The world's first wiki where authorship really matters (Nature Genetics, 2008). Due credit and reputation for authors. Imagine a global collaborative knowledge base for original thoughts. Search thousands of articles and collaborate with scientists around the globe.

wikigene or wiki gene protein drug chemical gene disease author authorship tracking collaborative publishing evolutionary knowledge reputation system wiki2.0 global collaboration genes proteins drugs chemicals diseases compound
Hoffmann, R. A wiki for the life sciences where authorship matters. Nature Genetics (2008)

Postnatal developmental consequences of altered insulin sensitivity in female sheep treated prenatally with testosterone.

Prenatally testosterone (T)-treated female sheep exhibit ovarian and endocrinological features that resemble those of women with polycystic ovarian syndrome (PCOS), which include luteinizing hormone excess, polyfollicular ovaries, functional hyperandrogenism, and anovulation. In this study, we determined the developmental impact of prenatal T treatment on insulin sensitivity indexes (ISI), a variable that is affected in a majority of PCOS women. Pregnant ewes were treated with 60 mg testosterone propionate intramuscularly in cottonseed oil two times a week or vehicle [control (C)] from days 30 to 90 of gestation. T-females weighed less than C-females or males (P < 0.05) at birth and at 5 wk of age. T-females had an increased anogenital ratio. An intravenous glucose tolerance test followed by an insulin tolerance test conducted after an overnight fast at 5, 20, and 30 wk of age (n = 7-8/group) revealed that ISI were higher at 5 than 30 wk of age in C-females, reflective of a developing insulin resistance associated with puberty. T-females had higher basal insulin levels, higher fasting insulin-to-glucose ratio, and higher incremental area under the insulin curve to the glucose challenge. The ISI of T-females was similar to that of males. No differences in ISI were evident between groups at 20 and 30 wk of age. Mean basal plasma glucose concentrations and glucose disappearance and uptake did not differ between groups at any age. Our findings suggest that prenatal T treatment leads to offspring with reduced birth weight and impaired insulin sensitivity in early postnatal life.[1]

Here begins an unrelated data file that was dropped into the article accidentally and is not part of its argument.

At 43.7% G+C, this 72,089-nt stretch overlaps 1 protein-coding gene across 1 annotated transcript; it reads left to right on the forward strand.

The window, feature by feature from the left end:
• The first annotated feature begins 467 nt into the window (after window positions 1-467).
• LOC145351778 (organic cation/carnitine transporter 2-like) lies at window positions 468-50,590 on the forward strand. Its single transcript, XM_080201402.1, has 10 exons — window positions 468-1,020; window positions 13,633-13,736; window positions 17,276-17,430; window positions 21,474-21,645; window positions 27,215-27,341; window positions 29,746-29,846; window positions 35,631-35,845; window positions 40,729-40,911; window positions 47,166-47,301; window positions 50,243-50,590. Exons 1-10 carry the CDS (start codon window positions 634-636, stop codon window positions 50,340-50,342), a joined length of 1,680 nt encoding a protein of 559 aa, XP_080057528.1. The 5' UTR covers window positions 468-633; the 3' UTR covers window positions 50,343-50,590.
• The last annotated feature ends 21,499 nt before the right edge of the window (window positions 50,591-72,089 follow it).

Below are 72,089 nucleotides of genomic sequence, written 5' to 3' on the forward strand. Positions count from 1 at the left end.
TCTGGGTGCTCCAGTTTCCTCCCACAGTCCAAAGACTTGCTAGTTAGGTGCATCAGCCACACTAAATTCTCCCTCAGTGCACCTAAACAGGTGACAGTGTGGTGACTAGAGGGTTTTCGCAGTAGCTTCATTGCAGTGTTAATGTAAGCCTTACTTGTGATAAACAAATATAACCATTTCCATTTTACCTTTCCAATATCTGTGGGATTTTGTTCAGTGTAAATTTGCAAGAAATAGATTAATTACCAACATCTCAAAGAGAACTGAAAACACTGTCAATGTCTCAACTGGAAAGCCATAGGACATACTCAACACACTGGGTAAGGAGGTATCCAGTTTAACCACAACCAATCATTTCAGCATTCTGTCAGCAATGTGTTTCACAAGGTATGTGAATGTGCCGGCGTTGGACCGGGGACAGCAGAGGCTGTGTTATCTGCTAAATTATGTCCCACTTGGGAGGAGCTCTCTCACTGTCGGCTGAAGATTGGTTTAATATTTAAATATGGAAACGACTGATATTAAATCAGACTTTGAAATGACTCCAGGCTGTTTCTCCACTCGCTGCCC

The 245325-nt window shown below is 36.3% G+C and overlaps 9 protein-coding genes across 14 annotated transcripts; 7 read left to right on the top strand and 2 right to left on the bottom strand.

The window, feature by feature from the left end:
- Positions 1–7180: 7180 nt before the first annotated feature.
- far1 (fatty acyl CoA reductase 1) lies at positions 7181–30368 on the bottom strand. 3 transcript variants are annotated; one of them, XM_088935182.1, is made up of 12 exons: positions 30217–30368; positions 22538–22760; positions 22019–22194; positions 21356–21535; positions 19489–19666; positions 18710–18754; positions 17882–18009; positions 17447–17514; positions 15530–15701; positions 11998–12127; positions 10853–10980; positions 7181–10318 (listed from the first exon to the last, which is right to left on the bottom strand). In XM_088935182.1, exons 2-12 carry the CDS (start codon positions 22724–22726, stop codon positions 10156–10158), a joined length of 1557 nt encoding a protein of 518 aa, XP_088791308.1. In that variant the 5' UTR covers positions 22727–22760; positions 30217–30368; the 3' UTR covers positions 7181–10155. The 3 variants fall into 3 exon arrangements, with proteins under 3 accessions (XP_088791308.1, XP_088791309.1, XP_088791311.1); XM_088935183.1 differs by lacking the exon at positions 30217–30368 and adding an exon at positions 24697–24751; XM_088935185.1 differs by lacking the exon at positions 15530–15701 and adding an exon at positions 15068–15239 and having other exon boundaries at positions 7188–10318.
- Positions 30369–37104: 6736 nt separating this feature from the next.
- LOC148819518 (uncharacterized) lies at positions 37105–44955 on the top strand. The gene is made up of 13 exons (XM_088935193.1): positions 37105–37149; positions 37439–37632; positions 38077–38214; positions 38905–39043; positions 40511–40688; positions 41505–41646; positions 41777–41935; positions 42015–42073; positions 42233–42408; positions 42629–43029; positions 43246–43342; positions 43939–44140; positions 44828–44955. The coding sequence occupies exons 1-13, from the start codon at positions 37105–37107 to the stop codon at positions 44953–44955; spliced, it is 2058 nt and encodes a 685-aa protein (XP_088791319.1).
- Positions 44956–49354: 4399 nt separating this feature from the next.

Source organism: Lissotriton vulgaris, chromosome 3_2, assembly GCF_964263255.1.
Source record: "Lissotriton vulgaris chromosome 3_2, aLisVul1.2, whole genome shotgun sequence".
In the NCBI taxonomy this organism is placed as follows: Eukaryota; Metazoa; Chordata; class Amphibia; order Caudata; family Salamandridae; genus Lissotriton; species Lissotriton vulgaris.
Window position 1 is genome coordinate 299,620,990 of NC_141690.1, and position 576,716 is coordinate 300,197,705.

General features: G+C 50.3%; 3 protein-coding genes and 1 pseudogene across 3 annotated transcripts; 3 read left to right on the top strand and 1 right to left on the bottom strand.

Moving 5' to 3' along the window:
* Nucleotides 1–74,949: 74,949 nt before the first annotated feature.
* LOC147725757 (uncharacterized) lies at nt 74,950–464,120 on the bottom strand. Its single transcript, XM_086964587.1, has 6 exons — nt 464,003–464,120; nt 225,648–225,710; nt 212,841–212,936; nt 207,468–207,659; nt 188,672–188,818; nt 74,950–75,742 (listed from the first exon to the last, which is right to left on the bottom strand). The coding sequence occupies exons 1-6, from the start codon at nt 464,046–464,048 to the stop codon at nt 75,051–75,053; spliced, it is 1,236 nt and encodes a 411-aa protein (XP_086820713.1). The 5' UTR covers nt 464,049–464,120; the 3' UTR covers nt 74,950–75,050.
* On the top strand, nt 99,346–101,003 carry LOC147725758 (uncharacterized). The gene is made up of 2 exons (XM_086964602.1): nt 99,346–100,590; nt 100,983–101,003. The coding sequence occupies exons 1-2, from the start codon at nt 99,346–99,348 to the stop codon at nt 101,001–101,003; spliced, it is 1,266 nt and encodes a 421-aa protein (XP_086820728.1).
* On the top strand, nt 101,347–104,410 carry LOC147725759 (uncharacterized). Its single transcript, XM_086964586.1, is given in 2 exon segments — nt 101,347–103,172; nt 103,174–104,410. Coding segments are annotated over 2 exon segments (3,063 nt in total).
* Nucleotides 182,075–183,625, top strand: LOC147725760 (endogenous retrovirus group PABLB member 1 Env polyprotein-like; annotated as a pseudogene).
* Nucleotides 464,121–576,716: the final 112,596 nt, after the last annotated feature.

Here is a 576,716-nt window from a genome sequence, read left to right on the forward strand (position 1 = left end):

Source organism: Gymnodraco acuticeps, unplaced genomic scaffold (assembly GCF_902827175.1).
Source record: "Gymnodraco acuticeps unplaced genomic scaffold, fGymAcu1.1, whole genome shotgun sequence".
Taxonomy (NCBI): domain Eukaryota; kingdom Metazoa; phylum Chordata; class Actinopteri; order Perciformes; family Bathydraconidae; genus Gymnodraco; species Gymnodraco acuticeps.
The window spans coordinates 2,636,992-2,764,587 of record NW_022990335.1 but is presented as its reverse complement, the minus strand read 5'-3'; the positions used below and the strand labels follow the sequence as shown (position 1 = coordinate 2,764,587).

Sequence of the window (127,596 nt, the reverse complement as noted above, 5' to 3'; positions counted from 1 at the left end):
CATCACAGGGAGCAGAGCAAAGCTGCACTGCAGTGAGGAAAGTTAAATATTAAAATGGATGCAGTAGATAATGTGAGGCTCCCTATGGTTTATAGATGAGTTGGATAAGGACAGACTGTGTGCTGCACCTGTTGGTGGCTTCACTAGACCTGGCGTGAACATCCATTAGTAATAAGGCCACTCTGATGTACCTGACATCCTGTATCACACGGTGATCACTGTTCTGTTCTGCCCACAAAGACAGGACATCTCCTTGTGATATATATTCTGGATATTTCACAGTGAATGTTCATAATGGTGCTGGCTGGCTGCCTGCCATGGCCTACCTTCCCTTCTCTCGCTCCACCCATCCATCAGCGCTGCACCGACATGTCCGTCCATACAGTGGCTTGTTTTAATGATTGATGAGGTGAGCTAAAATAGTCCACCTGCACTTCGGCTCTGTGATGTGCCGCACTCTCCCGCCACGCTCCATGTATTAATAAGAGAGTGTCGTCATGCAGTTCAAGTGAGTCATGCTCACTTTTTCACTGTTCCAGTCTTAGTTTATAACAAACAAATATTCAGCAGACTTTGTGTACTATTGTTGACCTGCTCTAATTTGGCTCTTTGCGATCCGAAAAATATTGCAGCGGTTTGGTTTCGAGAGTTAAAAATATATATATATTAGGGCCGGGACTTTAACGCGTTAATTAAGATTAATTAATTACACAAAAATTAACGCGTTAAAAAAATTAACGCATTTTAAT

1. Postnatal developmental consequences of altered insulin sensitivity in female sheep treated prenatally with testosterone. Recabarren, S.E., Padmanabhan, V., Codner, E., Lobos, A., Durán, C., Vidal, M., Foster, D.L., Sir-Petermann, T. Am. J. Physiol. Endocrinol. Metab. (2005) [Pubmed]
WikiGenes - Universities